From the Prophet Micah:
Put no trust in a friend,
have no confidence in a loved one;
guard the doors of your mouth
from her who lies in your embrace;
for the son treats the father with contempt,
the daughter rises up against her mother,
the daughter-in-law against her mother-in-law;
your enemies are members of your own household.
But as for me, I will look to the Lord,
I will wait for the God of my salvation;
my God will hear me.
(From the Daily Office Lectionary – Micah 7:5-7 – October 15, 2012)
Sound familiar? Jesus sounded a lot like Micah at times:
Do not think that I have come to bring peace to the earth; I have not come to bring peace, but a sword. For I have come to set a man against his father, and a daughter against her mother, and a daughter-in-law against her mother-in-law; and one’s foes will be members of one’s own household. (Matt. 10:34-36; cf. Luke 12:51-53)
Micah is the same prophet who authored what may be my favorite verse in all of the Old Testament: “He has told you, O mortal, what is good; and what does the Lord require of you but to do justice, and to love kindness, and to walk humbly with your God?” (6:8) And Jesus is the same preacher who said “Love your neighbor as yourself” was one of the greatest commandments. (Mark 12:31) How does one reconcile these admonitions with advice to put no trust in friend or loved one and promises to bring enmity between family members?
The answer lies in the last part of the above quotation from Micah: Trust in God. In the 1950s the U.S. Congress decided to emblazon “In God We Trust” across American currency as a response to the rise of “Godless communism” in the Soviet Union and its sphere of influence. One may debate whether it was appropriate under the U.S. Constitution, or whether it has since had any salutary effect, but it is what Micah models here, and it is the message of Scripture and of Jesus. “Don’t trust human beings! Trust God!”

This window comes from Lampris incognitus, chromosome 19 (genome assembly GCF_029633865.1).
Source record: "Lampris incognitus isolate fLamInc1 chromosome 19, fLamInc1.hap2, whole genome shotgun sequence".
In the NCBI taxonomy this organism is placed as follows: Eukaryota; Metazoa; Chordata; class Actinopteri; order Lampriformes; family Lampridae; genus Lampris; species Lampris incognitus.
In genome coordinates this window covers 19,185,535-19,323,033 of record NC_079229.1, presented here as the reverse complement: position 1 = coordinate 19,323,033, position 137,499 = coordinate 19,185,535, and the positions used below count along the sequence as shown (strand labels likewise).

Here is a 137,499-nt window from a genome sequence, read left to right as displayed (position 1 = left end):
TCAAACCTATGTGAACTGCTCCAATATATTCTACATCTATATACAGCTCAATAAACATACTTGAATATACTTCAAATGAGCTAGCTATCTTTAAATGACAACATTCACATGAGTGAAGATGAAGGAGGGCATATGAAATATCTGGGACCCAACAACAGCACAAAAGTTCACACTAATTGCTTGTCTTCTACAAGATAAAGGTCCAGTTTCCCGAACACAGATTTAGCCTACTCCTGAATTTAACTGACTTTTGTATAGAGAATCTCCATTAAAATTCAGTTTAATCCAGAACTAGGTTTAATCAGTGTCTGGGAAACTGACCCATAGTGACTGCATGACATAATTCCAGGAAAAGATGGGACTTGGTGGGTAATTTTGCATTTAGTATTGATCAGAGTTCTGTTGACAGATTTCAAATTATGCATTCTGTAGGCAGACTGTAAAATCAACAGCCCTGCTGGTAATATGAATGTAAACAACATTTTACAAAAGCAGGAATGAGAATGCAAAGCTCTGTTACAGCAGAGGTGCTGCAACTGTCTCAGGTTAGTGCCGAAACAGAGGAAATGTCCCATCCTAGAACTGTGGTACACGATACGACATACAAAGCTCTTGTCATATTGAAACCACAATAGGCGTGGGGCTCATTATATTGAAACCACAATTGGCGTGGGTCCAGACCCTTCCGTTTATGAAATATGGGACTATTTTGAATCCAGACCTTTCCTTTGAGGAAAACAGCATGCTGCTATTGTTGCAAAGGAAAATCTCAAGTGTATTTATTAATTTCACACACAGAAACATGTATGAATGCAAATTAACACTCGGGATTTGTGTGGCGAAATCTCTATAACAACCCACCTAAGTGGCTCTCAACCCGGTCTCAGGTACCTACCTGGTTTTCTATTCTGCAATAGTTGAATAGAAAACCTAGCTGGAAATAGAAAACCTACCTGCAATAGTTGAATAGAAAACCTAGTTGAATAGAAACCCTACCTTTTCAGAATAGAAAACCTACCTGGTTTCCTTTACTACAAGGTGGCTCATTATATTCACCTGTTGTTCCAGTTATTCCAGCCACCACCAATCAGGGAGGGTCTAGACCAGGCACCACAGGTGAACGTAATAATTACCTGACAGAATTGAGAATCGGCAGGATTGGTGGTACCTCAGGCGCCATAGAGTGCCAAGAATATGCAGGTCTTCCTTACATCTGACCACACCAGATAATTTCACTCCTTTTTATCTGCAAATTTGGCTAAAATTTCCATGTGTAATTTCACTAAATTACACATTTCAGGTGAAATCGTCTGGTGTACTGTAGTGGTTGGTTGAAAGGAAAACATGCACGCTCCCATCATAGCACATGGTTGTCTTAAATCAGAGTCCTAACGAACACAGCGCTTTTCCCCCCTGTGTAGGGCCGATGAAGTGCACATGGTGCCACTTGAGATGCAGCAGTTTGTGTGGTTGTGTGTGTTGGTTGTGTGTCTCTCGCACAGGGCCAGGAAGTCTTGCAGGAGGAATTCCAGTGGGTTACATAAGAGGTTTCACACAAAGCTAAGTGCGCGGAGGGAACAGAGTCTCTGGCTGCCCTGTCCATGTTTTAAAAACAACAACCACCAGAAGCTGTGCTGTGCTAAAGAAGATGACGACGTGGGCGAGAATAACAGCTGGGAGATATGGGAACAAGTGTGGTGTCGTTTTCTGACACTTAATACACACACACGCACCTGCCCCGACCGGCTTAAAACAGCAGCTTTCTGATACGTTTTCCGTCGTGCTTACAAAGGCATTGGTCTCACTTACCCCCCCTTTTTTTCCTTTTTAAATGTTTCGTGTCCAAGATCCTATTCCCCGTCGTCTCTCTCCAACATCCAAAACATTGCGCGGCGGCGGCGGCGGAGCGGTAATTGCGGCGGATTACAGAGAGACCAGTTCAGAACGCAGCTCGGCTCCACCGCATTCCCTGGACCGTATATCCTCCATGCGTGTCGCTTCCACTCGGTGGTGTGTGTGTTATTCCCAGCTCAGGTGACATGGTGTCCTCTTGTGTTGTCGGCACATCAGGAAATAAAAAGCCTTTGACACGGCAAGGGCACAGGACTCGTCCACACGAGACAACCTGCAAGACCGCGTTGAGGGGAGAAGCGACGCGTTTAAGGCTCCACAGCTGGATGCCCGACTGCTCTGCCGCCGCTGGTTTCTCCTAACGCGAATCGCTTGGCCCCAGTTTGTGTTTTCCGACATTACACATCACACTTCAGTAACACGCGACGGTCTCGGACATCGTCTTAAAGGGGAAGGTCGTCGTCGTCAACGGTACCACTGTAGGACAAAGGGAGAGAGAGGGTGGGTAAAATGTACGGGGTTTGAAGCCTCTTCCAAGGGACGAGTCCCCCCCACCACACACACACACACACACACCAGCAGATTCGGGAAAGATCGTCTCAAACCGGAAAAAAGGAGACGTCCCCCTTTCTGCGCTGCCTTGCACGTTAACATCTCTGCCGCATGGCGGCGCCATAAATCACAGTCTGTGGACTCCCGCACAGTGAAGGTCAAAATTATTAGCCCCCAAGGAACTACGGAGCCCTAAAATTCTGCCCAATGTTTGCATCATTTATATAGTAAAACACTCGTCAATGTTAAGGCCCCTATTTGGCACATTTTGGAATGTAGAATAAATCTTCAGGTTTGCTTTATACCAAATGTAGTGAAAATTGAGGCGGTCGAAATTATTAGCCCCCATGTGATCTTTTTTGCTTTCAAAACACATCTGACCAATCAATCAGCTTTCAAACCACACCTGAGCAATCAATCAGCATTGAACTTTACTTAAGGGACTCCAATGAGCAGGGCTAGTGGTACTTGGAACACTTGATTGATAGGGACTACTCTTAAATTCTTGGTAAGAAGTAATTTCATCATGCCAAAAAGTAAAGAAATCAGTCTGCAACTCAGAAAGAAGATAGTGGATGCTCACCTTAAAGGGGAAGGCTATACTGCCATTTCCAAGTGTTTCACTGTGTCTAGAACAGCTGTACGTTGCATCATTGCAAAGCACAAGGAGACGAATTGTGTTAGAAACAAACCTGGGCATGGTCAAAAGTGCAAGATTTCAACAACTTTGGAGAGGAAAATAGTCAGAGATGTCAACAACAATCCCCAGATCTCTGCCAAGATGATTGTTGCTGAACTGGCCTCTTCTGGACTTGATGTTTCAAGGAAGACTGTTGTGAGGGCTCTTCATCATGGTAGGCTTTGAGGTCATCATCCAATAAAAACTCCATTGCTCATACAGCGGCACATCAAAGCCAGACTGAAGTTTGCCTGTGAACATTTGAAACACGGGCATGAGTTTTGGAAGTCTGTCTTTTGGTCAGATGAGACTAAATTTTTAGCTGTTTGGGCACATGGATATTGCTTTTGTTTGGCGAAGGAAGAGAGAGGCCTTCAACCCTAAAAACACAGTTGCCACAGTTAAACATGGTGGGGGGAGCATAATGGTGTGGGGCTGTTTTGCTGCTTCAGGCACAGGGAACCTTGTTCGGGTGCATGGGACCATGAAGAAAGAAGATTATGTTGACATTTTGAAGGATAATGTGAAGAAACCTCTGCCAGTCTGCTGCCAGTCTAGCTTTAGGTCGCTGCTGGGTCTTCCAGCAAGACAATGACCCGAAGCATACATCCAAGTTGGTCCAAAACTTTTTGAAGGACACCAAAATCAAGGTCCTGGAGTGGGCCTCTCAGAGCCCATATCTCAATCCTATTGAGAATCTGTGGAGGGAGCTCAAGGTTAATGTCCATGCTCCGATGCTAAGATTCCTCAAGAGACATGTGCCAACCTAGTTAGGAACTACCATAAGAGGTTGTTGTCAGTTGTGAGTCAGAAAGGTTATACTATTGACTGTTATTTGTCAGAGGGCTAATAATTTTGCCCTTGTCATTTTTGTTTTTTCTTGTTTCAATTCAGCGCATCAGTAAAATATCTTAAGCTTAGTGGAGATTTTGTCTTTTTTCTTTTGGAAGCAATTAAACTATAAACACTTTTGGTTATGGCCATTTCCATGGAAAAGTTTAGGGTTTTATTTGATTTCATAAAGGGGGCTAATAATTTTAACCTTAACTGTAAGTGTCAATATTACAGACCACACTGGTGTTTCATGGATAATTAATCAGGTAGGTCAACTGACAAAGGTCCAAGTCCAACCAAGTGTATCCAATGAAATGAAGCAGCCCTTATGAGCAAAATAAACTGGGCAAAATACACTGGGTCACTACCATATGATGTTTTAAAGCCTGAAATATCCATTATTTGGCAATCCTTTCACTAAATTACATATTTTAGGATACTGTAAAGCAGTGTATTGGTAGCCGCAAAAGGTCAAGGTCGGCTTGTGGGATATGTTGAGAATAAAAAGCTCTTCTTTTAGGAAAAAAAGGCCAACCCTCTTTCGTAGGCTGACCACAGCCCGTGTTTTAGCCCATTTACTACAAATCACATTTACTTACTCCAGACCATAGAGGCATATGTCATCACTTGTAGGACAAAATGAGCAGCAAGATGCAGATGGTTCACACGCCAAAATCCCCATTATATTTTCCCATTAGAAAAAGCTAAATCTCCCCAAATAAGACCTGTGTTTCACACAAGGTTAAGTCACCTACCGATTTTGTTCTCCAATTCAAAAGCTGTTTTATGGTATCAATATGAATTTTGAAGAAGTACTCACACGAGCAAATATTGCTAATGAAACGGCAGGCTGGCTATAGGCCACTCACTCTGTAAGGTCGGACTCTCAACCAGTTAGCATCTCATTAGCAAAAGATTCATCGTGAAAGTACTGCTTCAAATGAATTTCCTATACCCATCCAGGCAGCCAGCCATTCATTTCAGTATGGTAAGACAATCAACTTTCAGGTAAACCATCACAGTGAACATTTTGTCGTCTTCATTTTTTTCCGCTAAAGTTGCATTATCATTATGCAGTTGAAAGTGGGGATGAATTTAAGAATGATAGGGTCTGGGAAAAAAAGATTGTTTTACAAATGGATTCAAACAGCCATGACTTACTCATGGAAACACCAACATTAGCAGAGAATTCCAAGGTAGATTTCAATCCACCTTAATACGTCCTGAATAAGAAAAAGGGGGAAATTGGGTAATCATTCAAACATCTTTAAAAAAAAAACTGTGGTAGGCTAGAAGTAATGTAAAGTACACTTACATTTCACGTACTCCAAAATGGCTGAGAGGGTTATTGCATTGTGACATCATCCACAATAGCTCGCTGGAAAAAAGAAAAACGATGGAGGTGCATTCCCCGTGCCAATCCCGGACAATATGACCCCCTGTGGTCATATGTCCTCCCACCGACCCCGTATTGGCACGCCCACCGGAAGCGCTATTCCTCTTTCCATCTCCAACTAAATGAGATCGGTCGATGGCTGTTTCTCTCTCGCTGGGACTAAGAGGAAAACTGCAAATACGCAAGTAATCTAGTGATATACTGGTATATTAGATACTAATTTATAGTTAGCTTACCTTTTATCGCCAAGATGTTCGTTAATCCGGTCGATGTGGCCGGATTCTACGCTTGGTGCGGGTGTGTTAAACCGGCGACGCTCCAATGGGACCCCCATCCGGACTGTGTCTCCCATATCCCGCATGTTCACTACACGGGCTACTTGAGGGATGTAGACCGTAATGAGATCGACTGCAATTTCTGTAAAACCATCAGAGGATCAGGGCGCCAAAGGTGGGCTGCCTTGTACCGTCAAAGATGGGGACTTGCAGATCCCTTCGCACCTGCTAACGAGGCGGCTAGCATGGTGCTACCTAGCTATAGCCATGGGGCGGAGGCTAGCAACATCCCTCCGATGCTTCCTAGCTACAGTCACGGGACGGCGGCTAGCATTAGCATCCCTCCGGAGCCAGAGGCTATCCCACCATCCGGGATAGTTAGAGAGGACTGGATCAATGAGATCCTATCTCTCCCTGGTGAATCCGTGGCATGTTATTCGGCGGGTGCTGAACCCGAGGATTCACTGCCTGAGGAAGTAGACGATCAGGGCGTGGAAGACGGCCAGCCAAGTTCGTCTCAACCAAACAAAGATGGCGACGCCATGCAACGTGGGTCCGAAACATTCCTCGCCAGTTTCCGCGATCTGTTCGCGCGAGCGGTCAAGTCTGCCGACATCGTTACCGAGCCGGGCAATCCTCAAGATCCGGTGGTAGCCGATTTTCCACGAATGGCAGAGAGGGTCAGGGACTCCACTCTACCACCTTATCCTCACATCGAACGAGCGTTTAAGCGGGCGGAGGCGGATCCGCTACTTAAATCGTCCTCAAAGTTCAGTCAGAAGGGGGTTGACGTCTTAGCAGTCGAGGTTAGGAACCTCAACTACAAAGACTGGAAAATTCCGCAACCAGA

In the last weeks of the U.S. presidential campaign, as political debates lead to family arguments and people begin to see the members of their own households as political enemies, it is well to remember this. Human beings, even the best of us, are fallible and untrustworthy, especially the ones we put on pedestals and look to to solve the problems of our nation or our world. As the Psalmist (echoing Micah’s sentiment) reminded us, “Put not your trust in rulers, nor in any child of earth, for there is no help in them.” (Ps. 146:2, BCP version)
It may sound trite. It may be misplaced on our currency. But it is the only solution: “In God We Trust.” If we remember that, maybe we can all just get along . . . .
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Father Funston is the rector of St. Paul’s Episcopal Church, Medina, Ohio.